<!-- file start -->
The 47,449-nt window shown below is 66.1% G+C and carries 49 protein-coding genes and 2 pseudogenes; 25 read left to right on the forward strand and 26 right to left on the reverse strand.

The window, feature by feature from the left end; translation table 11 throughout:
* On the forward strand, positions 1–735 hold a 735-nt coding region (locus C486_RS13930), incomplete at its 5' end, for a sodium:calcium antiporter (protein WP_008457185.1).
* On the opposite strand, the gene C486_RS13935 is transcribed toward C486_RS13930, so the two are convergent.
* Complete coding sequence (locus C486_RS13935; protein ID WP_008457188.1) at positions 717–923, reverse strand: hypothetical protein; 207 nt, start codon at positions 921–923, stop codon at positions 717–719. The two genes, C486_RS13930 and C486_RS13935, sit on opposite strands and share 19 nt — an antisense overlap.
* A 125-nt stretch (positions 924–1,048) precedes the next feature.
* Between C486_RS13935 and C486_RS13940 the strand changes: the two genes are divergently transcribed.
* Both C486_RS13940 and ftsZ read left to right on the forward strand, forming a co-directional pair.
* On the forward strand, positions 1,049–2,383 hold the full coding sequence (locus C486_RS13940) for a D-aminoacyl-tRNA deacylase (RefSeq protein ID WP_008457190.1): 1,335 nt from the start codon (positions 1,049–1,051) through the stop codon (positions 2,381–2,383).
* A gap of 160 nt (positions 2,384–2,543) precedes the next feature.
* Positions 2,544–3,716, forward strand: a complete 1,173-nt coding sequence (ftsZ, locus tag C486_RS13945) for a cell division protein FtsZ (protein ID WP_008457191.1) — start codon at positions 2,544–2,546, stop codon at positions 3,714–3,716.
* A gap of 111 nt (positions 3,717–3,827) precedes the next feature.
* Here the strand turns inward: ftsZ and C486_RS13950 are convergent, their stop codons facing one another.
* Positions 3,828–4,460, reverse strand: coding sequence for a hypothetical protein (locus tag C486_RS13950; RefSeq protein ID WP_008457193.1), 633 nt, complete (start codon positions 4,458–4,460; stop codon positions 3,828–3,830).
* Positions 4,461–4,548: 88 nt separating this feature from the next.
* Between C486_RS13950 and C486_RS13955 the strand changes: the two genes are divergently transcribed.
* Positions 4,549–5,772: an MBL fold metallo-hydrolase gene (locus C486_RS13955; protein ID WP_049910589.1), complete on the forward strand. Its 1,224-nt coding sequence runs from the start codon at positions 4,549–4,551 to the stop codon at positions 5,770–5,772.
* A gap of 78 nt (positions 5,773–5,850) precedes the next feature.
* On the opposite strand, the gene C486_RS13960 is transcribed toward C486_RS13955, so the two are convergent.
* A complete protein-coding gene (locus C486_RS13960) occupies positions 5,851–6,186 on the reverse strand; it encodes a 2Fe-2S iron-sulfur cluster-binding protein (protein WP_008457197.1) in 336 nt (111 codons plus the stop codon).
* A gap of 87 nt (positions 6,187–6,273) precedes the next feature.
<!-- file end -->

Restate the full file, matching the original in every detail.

The 47,449-nt window shown below is 66.1% G+C and carries 49 protein-coding genes and 2 pseudogenes; 25 read left to right on the forward strand and 26 right to left on the reverse strand.

The window, feature by feature from the left end; translation table 11 throughout:
* On the forward strand, positions 1–735 hold a 735-nt coding region (locus C486_RS13930), incomplete at its 5' end, for a sodium:calcium antiporter (protein WP_008457185.1).
* On the opposite strand, the gene C486_RS13935 is transcribed toward C486_RS13930, so the two are convergent.
* Complete coding sequence (locus C486_RS13935; protein ID WP_008457188.1) at positions 717–923, reverse strand: hypothetical protein; 207 nt, start codon at positions 921–923, stop codon at positions 717–719. The two genes, C486_RS13930 and C486_RS13935, sit on opposite strands and share 19 nt — an antisense overlap.
* A 125-nt stretch (positions 924–1,048) precedes the next feature.
* Between C486_RS13935 and C486_RS13940 the strand changes: the two genes are divergently transcribed.
* Both C486_RS13940 and ftsZ read left to right on the forward strand, forming a co-directional pair.
* On the forward strand, positions 1,049–2,383 hold the full coding sequence (locus C486_RS13940) for a D-aminoacyl-tRNA deacylase (RefSeq protein ID WP_008457190.1): 1,335 nt from the start codon (positions 1,049–1,051) through the stop codon (positions 2,381–2,383).
* A gap of 160 nt (positions 2,384–2,543) precedes the next feature.
* Positions 2,544–3,716, forward strand: a complete 1,173-nt coding sequence (ftsZ, locus tag C486_RS13945) for a cell division protein FtsZ (protein ID WP_008457191.1) — start codon at positions 2,544–2,546, stop codon at positions 3,714–3,716.
* A gap of 111 nt (positions 3,717–3,827) precedes the next feature.
* Here the strand turns inward: ftsZ and C486_RS13950 are convergent, their stop codons facing one another.
* Positions 3,828–4,460, reverse strand: coding sequence for a hypothetical protein (locus tag C486_RS13950; RefSeq protein ID WP_008457193.1), 633 nt, complete (start codon positions 4,458–4,460; stop codon positions 3,828–3,830).
* Positions 4,461–4,548: 88 nt separating this feature from the next.
* Between C486_RS13950 and C486_RS13955 the strand changes: the two genes are divergently transcribed.
* Positions 4,549–5,772: an MBL fold metallo-hydrolase gene (locus C486_RS13955; protein ID WP_049910589.1), complete on the forward strand. Its 1,224-nt coding sequence runs from the start codon at positions 4,549–4,551 to the stop codon at positions 5,770–5,772.
* A gap of 78 nt (positions 5,773–5,850) precedes the next feature.
* On the opposite strand, the gene C486_RS13960 is transcribed toward C486_RS13955, so the two are convergent.
* A complete protein-coding gene (locus C486_RS13960) occupies positions 5,851–6,186 on the reverse strand; it encodes a 2Fe-2S iron-sulfur cluster-binding protein (protein WP_008457197.1) in 336 nt (111 codons plus the stop codon).
* A gap of 87 nt (positions 6,187–6,273) precedes the next feature.